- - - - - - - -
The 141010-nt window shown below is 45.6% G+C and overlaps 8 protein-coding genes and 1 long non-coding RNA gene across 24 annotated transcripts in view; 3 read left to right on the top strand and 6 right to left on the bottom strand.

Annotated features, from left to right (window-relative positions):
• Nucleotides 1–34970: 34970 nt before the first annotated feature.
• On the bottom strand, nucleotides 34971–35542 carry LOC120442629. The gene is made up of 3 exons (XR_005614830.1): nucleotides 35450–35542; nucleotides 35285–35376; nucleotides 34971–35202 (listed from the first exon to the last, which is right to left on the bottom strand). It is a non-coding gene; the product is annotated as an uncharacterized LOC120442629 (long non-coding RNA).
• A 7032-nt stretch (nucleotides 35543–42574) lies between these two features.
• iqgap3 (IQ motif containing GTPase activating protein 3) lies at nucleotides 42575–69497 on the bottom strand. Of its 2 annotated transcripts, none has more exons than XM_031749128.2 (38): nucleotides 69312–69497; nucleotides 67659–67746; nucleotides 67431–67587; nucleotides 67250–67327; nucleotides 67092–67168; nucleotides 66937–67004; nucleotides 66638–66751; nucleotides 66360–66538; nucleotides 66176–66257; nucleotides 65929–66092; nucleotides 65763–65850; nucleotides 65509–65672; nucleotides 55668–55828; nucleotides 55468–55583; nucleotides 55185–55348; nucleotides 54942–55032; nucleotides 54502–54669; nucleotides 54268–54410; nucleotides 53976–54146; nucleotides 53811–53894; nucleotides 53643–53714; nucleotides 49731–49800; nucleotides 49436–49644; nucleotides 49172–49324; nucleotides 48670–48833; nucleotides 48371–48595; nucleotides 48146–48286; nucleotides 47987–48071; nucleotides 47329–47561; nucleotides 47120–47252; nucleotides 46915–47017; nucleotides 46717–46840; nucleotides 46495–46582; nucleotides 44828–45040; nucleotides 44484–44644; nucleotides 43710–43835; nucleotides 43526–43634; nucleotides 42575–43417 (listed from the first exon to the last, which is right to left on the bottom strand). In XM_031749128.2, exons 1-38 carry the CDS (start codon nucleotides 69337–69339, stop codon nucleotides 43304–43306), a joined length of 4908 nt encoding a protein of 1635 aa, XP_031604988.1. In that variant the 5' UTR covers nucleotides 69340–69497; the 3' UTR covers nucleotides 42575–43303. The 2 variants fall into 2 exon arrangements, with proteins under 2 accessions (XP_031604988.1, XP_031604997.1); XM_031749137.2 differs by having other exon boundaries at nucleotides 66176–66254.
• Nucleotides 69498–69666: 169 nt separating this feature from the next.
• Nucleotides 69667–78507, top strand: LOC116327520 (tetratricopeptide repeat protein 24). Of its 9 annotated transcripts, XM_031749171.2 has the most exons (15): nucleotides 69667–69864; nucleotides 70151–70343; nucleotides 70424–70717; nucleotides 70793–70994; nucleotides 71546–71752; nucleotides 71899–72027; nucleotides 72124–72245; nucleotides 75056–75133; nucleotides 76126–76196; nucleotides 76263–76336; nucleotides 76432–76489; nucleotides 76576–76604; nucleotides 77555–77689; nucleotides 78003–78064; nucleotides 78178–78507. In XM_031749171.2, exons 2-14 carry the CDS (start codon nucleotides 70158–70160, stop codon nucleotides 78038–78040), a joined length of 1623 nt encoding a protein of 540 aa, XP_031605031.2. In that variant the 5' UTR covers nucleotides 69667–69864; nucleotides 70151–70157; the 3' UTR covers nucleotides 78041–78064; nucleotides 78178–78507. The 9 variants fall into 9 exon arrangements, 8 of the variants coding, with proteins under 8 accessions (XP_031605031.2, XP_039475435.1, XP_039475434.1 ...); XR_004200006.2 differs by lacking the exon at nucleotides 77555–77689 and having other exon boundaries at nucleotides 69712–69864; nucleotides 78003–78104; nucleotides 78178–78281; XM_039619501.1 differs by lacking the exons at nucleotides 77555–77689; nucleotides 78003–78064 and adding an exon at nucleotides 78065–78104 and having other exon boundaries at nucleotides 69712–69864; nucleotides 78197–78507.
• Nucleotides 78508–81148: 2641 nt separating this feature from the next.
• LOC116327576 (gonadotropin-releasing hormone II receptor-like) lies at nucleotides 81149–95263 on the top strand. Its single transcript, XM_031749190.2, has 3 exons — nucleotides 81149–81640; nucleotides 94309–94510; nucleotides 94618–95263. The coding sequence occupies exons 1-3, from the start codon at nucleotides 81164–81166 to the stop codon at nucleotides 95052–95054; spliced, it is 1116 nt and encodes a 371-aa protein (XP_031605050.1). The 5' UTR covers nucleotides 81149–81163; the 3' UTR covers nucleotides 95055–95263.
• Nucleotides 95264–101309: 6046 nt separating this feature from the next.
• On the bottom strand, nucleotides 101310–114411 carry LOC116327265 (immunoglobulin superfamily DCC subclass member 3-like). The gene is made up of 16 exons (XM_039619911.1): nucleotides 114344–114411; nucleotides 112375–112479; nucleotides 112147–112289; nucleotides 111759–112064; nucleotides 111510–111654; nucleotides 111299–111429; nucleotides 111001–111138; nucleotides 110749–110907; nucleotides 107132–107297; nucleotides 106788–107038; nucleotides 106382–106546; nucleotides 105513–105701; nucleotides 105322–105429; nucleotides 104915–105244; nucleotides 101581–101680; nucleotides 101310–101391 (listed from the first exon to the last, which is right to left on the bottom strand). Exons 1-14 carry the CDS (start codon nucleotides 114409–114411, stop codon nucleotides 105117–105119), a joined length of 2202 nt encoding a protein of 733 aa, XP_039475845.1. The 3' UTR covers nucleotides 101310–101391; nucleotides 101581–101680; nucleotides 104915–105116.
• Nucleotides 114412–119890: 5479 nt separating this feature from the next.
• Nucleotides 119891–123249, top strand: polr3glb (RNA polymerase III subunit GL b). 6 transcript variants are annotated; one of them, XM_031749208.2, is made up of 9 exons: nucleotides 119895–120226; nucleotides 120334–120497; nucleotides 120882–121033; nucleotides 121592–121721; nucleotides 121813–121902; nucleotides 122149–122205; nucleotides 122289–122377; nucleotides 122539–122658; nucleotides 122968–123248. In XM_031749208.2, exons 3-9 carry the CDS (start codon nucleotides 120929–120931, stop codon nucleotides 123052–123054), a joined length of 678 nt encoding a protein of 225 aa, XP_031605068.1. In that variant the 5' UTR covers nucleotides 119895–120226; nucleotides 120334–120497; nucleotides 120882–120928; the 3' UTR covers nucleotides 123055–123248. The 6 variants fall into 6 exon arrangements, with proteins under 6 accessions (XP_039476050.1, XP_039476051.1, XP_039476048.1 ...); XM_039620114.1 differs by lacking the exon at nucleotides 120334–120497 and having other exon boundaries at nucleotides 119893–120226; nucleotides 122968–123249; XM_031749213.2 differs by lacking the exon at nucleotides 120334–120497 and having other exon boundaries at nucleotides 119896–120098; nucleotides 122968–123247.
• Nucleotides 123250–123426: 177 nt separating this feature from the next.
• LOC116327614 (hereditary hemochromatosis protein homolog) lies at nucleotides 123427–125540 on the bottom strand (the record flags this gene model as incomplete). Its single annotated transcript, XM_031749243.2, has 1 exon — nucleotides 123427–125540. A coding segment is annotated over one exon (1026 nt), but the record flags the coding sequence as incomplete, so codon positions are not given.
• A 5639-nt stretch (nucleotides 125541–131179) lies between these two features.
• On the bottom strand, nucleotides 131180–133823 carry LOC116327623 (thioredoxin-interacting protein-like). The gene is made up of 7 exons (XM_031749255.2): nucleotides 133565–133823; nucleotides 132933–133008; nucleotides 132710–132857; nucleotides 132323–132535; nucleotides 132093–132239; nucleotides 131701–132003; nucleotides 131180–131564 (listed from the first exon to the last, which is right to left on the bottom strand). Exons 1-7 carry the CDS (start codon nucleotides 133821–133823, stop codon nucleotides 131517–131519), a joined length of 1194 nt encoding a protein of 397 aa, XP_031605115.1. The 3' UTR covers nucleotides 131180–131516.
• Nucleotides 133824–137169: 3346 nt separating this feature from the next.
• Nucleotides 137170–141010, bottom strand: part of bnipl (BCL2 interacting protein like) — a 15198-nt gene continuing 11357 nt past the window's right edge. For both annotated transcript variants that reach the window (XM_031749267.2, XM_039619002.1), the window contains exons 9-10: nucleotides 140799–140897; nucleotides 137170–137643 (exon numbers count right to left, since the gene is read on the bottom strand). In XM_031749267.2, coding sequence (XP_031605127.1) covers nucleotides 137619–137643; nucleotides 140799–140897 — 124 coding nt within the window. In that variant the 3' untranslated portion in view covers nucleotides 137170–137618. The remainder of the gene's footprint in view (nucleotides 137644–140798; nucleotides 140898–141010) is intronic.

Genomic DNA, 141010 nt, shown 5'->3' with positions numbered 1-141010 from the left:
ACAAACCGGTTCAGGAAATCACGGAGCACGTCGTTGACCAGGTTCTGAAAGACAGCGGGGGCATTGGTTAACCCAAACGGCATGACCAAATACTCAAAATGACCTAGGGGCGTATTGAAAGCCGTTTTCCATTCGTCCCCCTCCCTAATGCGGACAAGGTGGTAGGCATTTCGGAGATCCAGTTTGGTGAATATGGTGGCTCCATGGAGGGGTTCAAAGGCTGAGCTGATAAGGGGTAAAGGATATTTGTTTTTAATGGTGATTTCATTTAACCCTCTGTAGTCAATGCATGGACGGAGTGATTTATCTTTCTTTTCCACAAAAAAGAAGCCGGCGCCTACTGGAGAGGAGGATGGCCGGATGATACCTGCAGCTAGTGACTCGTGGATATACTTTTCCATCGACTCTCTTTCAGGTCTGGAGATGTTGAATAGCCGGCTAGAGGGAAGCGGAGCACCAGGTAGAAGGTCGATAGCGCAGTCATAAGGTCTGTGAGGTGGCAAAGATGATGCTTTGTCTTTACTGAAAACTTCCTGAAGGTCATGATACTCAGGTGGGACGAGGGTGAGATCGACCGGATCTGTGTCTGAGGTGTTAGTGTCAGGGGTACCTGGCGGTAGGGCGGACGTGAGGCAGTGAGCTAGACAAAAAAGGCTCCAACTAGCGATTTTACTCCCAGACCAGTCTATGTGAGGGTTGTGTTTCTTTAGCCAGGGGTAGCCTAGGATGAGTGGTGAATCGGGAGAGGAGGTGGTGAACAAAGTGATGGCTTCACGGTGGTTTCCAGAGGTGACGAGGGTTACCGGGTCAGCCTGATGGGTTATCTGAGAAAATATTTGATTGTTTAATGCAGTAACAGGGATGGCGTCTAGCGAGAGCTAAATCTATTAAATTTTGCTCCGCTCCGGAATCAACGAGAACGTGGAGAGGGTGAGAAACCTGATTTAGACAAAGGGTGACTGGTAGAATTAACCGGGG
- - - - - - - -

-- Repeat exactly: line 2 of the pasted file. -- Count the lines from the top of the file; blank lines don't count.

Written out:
Annotated features, from left to right (window-relative positions):